Gilles Elie Cohen photographed the coolest people who ever lived.
An undetermined amount of court documents were lost in a Brooklyn blaze last Saturday.
The Confederados are one of the last remaining enclaves of the children of the unreconstructed South.
For centuries, the practice of making books out of human skin was disturbingly common. Today, it's become a historical curiosity. We spoke to Dr. Lindsey Fitzharris to find out more about this bizarre practice.
How do you memorialize the nation's biggest inside joke? As I learned, it takes a whole lot of statues.
VICE host Krishna Andavolu takes a look back at the VICE network's best videos of 2014.
First Australians tracked and predicted interstellar movements in highly sophisticated ways, looking up at the night with eyes intriguingly different to our own.
A look at how we use to use money and how we use it today.
A brief history of violence against Wall Street and its accomplices, and an examination of why the revolution never fully arrived in America.
The Polish artist sees his '1920+' series as a means to interest others in Polish history.
Ed Piskor is in the middle of putting out a comic-book history of hip-hop that is pretty much the best history of hip-hop anyone's ever done.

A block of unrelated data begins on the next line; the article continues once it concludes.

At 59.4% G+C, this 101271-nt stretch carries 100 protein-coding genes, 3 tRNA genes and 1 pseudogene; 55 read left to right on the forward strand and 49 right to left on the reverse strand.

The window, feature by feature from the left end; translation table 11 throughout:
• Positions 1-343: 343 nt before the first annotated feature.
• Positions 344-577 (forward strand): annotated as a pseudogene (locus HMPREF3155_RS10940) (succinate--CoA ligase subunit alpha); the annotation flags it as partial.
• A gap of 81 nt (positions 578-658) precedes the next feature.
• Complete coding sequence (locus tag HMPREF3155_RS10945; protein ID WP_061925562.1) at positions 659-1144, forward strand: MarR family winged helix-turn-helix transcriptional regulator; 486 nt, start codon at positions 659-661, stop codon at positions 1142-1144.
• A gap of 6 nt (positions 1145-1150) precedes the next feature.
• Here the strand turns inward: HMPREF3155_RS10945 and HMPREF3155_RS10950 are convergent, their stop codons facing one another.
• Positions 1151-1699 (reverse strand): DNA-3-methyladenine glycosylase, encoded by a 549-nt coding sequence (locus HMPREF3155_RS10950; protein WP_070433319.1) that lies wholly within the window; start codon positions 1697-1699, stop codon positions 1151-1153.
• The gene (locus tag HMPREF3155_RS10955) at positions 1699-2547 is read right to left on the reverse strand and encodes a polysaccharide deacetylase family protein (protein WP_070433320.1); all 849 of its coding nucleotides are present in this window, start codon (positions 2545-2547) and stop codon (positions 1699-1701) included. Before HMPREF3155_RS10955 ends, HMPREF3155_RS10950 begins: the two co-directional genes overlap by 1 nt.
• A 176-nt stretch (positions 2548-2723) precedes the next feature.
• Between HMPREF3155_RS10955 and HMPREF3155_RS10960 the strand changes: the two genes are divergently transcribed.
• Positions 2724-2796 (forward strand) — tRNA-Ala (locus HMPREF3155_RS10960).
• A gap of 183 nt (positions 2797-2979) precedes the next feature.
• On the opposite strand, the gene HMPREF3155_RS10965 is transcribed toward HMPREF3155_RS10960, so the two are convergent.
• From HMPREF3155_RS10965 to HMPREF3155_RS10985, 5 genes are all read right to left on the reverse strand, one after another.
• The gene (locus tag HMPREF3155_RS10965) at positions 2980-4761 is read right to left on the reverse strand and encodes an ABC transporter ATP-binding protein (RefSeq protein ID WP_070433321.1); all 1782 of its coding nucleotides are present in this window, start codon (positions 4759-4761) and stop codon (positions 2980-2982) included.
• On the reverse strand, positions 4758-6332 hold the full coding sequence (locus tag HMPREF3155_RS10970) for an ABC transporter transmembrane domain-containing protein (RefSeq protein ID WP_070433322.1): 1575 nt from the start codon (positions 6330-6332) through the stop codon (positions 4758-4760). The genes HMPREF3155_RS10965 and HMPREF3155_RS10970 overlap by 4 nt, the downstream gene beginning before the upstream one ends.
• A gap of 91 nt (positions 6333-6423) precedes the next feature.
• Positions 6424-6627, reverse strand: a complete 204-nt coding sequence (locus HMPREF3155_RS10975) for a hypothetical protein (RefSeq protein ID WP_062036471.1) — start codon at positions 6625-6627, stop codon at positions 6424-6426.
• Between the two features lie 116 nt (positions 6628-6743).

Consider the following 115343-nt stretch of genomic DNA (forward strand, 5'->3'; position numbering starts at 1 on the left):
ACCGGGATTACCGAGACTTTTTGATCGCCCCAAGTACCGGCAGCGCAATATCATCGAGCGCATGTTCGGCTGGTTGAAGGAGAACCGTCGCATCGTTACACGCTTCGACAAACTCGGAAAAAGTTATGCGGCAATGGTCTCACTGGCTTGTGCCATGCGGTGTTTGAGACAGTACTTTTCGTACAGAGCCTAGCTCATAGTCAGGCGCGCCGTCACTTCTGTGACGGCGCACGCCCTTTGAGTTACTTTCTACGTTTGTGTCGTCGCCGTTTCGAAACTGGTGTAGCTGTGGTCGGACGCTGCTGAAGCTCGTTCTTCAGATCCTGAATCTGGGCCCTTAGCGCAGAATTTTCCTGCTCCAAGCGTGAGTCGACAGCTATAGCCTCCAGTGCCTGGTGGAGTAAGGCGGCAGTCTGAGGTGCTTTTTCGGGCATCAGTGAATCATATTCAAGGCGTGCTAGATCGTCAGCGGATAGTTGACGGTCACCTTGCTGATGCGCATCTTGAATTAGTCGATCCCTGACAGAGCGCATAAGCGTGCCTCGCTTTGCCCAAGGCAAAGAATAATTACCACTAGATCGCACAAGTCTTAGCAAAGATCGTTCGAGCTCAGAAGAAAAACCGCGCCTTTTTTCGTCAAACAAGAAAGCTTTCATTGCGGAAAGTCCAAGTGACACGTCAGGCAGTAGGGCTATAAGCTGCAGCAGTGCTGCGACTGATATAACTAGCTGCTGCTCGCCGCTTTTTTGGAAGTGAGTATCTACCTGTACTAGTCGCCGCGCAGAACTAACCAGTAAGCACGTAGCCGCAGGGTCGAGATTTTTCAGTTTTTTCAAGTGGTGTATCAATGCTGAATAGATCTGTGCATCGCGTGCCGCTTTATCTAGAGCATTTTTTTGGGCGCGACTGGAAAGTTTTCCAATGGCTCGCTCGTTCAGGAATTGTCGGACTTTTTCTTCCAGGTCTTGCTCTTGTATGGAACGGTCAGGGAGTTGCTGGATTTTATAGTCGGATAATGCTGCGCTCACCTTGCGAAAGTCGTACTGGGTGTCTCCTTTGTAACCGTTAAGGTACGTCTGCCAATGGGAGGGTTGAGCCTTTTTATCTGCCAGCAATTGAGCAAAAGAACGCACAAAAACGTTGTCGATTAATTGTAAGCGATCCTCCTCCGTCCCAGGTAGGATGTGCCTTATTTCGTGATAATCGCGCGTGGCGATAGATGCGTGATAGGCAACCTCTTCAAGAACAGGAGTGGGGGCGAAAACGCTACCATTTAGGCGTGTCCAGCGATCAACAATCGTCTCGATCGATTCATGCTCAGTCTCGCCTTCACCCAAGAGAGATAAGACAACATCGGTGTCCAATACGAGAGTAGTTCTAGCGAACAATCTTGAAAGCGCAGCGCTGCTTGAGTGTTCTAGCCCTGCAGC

A conversation with the artist about sexuality, racism, history, the policing of black men's bodies, and the rest of the themes of his first solo exhibition.
Roger Perry spent the late 60s and early 70s photographing their work. His long out-of-print photo collection, The Writing on the Wall, charted London's early graffiti scene. The book is finally being republished this week.
The Buzludzha was a great monument to the communist regime. Now it's just a wasteland.
A summer filled with police violence has inspired a student from America's most segregated city to confront modern racism.
Ishmahil Blagrove has put together a book that tells the story of Carnival from its inception until the present day.
We talked to Noelle Janaczewska about her upcoming Festival of Dangerous Ideas performance.
Whether it's the Gaza Strip or the tragic mess of MH17, July has been a big month for missiles. So how do they work? And how did we get to this point?
In 1998 the journalist Ron Rosenbaum published Explaining Hitler. Contrary to what the title might suggest, it is not an explanation of Hitler, per se, but rather a 500-page meta-analysis of different theories intended to explain Hitler. This week
Despite all the thigh-gap nonsense, being a girl today isn't as shitty as it used to be.
Finally, the first ever comprehensive map of genuinely interesting things in Los Angeles. It's been carefully researched and had the boring parts sifted out. What's left is your guide to 100 years of this city's rich history.
The legend of Lee Harvey Oswald still looms large in Dallas.
Lieutenant Colonel John Malcolm Thorpe Fleming Churchill, a.k.a. "Mad Jack," was finally honored this year by the Royal Norwegian Explorers Club for being a crazy bastard who ran screaming into battle armed with a longbow and a sword.
This month, we will post a new chapter daily of Robert Young Pelton and Tim Freccia's sprawling 35,000-plus word epic exploration of the crisis in South Sudan, but you can skip ahead and read the full